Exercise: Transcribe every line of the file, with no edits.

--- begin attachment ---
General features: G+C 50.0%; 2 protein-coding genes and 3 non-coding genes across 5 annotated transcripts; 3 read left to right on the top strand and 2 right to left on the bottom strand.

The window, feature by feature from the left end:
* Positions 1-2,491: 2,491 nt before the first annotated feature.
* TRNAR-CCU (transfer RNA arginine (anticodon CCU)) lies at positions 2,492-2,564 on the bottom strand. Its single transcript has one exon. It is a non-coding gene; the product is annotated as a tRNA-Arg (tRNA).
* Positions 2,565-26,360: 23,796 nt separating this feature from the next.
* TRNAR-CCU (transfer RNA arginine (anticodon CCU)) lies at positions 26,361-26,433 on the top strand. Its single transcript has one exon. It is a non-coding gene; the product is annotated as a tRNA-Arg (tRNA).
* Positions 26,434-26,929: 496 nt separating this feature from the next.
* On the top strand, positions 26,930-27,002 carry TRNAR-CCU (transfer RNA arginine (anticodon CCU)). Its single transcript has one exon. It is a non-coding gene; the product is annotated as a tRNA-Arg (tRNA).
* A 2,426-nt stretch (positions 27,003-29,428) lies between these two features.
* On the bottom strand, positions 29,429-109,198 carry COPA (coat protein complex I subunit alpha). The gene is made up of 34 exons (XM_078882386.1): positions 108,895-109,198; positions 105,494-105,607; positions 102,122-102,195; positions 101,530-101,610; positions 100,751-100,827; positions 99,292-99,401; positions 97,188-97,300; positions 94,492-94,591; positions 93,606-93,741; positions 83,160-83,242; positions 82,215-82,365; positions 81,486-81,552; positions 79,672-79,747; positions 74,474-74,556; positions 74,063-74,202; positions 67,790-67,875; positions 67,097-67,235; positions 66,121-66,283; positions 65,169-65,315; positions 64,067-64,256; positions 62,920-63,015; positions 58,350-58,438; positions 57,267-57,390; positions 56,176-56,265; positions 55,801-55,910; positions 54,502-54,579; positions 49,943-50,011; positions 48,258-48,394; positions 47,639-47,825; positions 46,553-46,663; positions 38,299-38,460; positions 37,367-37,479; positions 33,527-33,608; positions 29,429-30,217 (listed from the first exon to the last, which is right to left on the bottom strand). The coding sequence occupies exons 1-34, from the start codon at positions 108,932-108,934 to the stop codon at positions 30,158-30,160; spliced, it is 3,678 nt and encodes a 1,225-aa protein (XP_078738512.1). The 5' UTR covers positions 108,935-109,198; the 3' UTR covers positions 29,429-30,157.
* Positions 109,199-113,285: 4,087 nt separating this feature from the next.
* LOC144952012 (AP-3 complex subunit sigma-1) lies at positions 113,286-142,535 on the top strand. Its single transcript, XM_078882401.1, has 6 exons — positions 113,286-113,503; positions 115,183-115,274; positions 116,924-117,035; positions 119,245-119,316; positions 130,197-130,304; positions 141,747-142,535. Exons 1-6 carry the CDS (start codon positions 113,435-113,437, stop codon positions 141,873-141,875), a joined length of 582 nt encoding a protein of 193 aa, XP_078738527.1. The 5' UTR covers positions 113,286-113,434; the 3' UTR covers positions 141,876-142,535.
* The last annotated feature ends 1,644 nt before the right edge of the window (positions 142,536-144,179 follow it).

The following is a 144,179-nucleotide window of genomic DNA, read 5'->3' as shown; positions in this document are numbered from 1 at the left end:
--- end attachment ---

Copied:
General features: G+C 50.0%; 2 protein-coding genes and 3 non-coding genes across 5 annotated transcripts; 3 read left to right on the top strand and 2 right to left on the bottom strand.

The window, feature by feature from the left end:
* Positions 1-2,491: 2,491 nt before the first annotated feature.
* TRNAR-CCU (transfer RNA arginine (anticodon CCU)) lies at positions 2,492-2,564 on the bottom strand. Its single transcript has one exon. It is a non-coding gene; the product is annotated as a tRNA-Arg (tRNA).
* Positions 2,565-26,360: 23,796 nt separating this feature from the next.
* TRNAR-CCU (transfer RNA arginine (anticodon CCU)) lies at positions 26,361-26,433 on the top strand. Its single transcript has one exon. It is a non-coding gene; the product is annotated as a tRNA-Arg (tRNA).
* Positions 26,434-26,929: 496 nt separating this feature from the next.
* On the top strand, positions 26,930-27,002 carry TRNAR-CCU (transfer RNA arginine (anticodon CCU)). Its single transcript has one exon. It is a non-coding gene; the product is annotated as a tRNA-Arg (tRNA).
* A 2,426-nt stretch (positions 27,003-29,428) lies between these two features.
* On the bottom strand, positions 29,429-109,198 carry COPA (coat protein complex I subunit alpha). The gene is made up of 34 exons (XM_078882386.1): positions 108,895-109,198; positions 105,494-105,607; positions 102,122-102,195; positions 101,530-101,610; positions 100,751-100,827; positions 99,292-99,401; positions 97,188-97,300; positions 94,492-94,591; positions 93,606-93,741; positions 83,160-83,242; positions 82,215-82,365; positions 81,486-81,552; positions 79,672-79,747; positions 74,474-74,556; positions 74,063-74,202; positions 67,790-67,875; positions 67,097-67,235; positions 66,121-66,283; positions 65,169-65,315; positions 64,067-64,256; positions 62,920-63,015; positions 58,350-58,438; positions 57,267-57,390; positions 56,176-56,265; positions 55,801-55,910; positions 54,502-54,579; positions 49,943-50,011; positions 48,258-48,394; positions 47,639-47,825; positions 46,553-46,663; positions 38,299-38,460; positions 37,367-37,479; positions 33,527-33,608; positions 29,429-30,217 (listed from the first exon to the last, which is right to left on the bottom strand). The coding sequence occupies exons 1-34, from the start codon at positions 108,932-108,934 to the stop codon at positions 30,158-30,160; spliced, it is 3,678 nt and encodes a 1,225-aa protein (XP_078738512.1). The 5' UTR covers positions 108,935-109,198; the 3' UTR covers positions 29,429-30,157.
* Positions 109,199-113,285: 4,087 nt separating this feature from the next.
* LOC144952012 (AP-3 complex subunit sigma-1) lies at positions 113,286-142,535 on the top strand. Its single transcript, XM_078882401.1, has 6 exons — positions 113,286-113,503; positions 115,183-115,274; positions 116,924-117,035; positions 119,245-119,316; positions 130,197-130,304; positions 141,747-142,535. Exons 1-6 carry the CDS (start codon positions 113,435-113,437, stop codon positions 141,873-141,875), a joined length of 582 nt encoding a protein of 193 aa, XP_078738527.1. The 5' UTR covers positions 113,286-113,434; the 3' UTR covers positions 141,876-142,535.
* The last annotated feature ends 1,644 nt before the right edge of the window (positions 142,536-144,179 follow it).

The following is a 144,179-nucleotide window of genomic DNA, read 5'->3' as shown; positions in this document are numbered from 1 at the left end: